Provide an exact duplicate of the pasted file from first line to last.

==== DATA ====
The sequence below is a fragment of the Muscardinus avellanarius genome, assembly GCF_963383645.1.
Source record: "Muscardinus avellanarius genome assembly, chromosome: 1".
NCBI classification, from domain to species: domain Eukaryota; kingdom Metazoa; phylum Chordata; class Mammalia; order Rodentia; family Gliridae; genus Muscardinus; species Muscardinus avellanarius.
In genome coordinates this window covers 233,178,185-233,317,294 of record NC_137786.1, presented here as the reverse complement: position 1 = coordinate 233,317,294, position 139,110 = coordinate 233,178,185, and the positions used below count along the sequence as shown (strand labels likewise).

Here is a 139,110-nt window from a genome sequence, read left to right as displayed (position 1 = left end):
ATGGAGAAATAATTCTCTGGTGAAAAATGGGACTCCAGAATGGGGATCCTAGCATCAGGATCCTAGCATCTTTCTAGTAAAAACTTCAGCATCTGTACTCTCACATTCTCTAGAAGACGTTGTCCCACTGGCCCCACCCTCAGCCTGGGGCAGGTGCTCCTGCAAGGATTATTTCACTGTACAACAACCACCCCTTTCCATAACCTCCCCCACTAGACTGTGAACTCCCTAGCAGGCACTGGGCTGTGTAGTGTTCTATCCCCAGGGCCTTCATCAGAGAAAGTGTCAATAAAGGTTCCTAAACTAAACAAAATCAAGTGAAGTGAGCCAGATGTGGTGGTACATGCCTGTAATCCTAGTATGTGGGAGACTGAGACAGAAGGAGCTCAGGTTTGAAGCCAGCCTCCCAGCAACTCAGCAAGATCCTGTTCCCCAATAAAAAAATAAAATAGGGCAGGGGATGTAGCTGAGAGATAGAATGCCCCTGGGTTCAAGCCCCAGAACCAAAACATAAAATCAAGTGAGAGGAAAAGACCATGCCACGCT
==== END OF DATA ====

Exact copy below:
The sequence below is a fragment of the Muscardinus avellanarius genome, assembly GCF_963383645.1.
Source record: "Muscardinus avellanarius genome assembly, chromosome: 1".
NCBI classification, from domain to species: domain Eukaryota; kingdom Metazoa; phylum Chordata; class Mammalia; order Rodentia; family Gliridae; genus Muscardinus; species Muscardinus avellanarius.
In genome coordinates this window covers 233,178,185-233,317,294 of record NC_137786.1, presented here as the reverse complement: position 1 = coordinate 233,317,294, position 139,110 = coordinate 233,178,185, and the positions used below count along the sequence as shown (strand labels likewise).

Here is a 139,110-nt window from a genome sequence, read left to right as displayed (position 1 = left end):
ATGGAGAAATAATTCTCTGGTGAAAAATGGGACTCCAGAATGGGGATCCTAGCATCAGGATCCTAGCATCTTTCTAGTAAAAACTTCAGCATCTGTACTCTCACATTCTCTAGAAGACGTTGTCCCACTGGCCCCACCCTCAGCCTGGGGCAGGTGCTCCTGCAAGGATTATTTCACTGTACAACAACCACCCCTTTCCATAACCTCCCCCACTAGACTGTGAACTCCCTAGCAGGCACTGGGCTGTGTAGTGTTCTATCCCCAGGGCCTTCATCAGAGAAAGTGTCAATAAAGGTTCCTAAACTAAACAAAATCAAGTGAAGTGAGCCAGATGTGGTGGTACATGCCTGTAATCCTAGTATGTGGGAGACTGAGACAGAAGGAGCTCAGGTTTGAAGCCAGCCTCCCAGCAACTCAGCAAGATCCTGTTCCCCAATAAAAAAATAAAATAGGGCAGGGGATGTAGCTGAGAGATAGAATGCCCCTGGGTTCAAGCCCCAGAACCAAAACATAAAATCAAGTGAGAGGAAAAGACCATGCCACGCT